2. Joy “Joy is the serious business of heaven.” Letters to Malcolm (1964)

3. Honor "We laugh at honor and are shocked to find traitors in our midst.” The Abolition of Man (1943)

4. Goodness “There is but one good; that is God. Everything else is good when it looks to Him and bad when it turns from Him.” The Great Divorce (1945)

5. Grief “No one ever told me that grief felt so like fear.” A Grief Observed (1961)

6. Choice “Each day we are becoming a creature of splendid glory or one of unthinkable horror.” Mere Christianity (1952)

7. Preach “Jesus Christ did not say, "Go into all the world and tell the world that it is quite right" God In The Dock (1970)

8. Education "The task of the modern educator is not to cut down jungles but to irrigate deserts." The Abolition of Man (1943)

9. Mothers "The homemaker has the ultimate career. All other careers exist for one purpose only - and that is to support the ultimate career. "Collected Letters of C. S. Lewis (2006)

10. Interruptions “The truth is, of course, that what one regards as interruptions are precisely one's life.” Collected Works of C. S. Lewis (1994)

11. The Future "The future is something which everyone reaches at the rate of sixty minutes an hour, whatever he does, whoever he is.” The Screwtape Letters (1942)

12. Joy “I sometimes wonder if all pleasures are not substitutes for joy.” Mere Christianity (1952)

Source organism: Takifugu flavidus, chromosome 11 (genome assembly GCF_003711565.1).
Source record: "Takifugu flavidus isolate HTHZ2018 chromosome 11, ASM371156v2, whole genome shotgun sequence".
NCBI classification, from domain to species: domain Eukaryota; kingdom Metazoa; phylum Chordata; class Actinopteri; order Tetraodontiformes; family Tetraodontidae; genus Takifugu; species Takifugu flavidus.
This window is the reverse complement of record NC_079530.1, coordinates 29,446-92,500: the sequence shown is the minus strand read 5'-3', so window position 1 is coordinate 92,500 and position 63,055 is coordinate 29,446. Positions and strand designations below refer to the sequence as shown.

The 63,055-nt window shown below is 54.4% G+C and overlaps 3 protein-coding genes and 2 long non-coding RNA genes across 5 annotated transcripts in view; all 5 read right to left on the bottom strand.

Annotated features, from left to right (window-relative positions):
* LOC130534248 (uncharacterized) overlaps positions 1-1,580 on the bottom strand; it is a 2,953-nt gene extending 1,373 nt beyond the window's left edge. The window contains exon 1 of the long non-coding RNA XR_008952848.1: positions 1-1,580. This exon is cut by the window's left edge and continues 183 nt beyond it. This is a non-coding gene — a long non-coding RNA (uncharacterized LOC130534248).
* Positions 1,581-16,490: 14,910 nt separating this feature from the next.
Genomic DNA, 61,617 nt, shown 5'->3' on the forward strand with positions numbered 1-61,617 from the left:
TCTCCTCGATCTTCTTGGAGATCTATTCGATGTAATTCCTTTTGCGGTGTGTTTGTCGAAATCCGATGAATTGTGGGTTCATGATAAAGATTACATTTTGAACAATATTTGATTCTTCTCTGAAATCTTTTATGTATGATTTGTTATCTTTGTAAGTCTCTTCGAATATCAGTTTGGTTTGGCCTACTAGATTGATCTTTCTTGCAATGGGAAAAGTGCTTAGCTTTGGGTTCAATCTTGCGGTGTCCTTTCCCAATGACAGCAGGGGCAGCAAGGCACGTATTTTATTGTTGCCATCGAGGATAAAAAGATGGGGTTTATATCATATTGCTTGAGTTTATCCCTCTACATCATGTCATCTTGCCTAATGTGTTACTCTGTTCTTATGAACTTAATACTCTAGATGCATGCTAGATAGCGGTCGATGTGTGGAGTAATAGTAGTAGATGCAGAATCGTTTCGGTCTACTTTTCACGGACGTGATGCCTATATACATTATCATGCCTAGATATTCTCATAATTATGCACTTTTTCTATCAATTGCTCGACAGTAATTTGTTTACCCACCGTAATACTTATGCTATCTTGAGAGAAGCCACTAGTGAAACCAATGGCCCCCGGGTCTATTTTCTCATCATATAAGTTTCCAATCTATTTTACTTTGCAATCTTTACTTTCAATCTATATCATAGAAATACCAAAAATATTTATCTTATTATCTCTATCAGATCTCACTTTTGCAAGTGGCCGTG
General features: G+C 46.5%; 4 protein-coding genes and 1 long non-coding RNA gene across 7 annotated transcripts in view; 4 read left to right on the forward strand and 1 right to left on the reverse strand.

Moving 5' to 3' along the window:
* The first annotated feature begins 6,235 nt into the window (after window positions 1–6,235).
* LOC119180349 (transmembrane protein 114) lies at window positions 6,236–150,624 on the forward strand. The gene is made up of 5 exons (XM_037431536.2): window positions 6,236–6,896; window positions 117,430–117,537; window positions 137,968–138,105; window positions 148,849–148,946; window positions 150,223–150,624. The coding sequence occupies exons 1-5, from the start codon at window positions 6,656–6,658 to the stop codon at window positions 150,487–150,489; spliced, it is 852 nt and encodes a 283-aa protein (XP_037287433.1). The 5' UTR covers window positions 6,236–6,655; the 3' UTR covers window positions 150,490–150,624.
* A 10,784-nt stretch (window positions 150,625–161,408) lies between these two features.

13. Free Will “There are only two kinds of people: those who say to God, "Thy will be done," and those to whom God says, "All right, then, have it your way." The Great Divorce (1945)

14. Vulnerable "To love at all is to be vulnerable" The Four Loves (1960)

15. Remember "A pleasure is not full grown until it is remembered.” Out of the Silent Planet (1938)

16. Service "It's so much easier to pray for a bore than to go and see one." Letters to Malcolm (1964)

17. Sacrifice "The terrible thing, the almost impossible thing, is to hand over your whole self--all your wishes and precautions--to Christ." Mere Christianity (1952)

18. Good vs. Bad “No man knows how bad he is till he has tried very hard to be good.” Mere Christianity (1952)

19. Change “Isn't it funny how day by day nothing changes, but when you look back, everything is different...” Prince Caspian (1951)

20. Behavior "When we Christians behave badly, or fail to behave well, we are making Christianity unbelievable to the outside world." Mere Christianity (1952)

21. Conceit "If a man thinks he is not conceited, he is very conceited indeed." Mere Christianity (1952)

22. Love "Love is not affectionate feeling, but a steady wish for the loved person's ultimate good as far as it can be obtained." God In The Dock (1970)

23. Mirrors "We are mirrors whose brightness is wholly derived from the sun that shines upon us." The Four Loves (1960)

24. Wants “All get what they want; they do not always like it.” The Magician's Nephew (1955)

25. Reality "[Reality] is not neat, not obvious, not what you expect." Mere Christianity (1952)

26. Pure in Heart “It is safe to tell the pure in heart that they shall see God, for only the pure in heart want to.” The Problem of Pain (1940)

27. Fidelity "Being in love" first moved them to promise fidelity: this quieter love enables them to keep the promise.” Mere Christianity (1952)

28. Narnia "All their life in this world and all their adventures in Narnia had only been the cover and the title page: now at last they were beginning Chapter One of the Great Story which no one on earth has read: which goes on forever: in which every chapter is better than the one before.” The Last Battle (1956)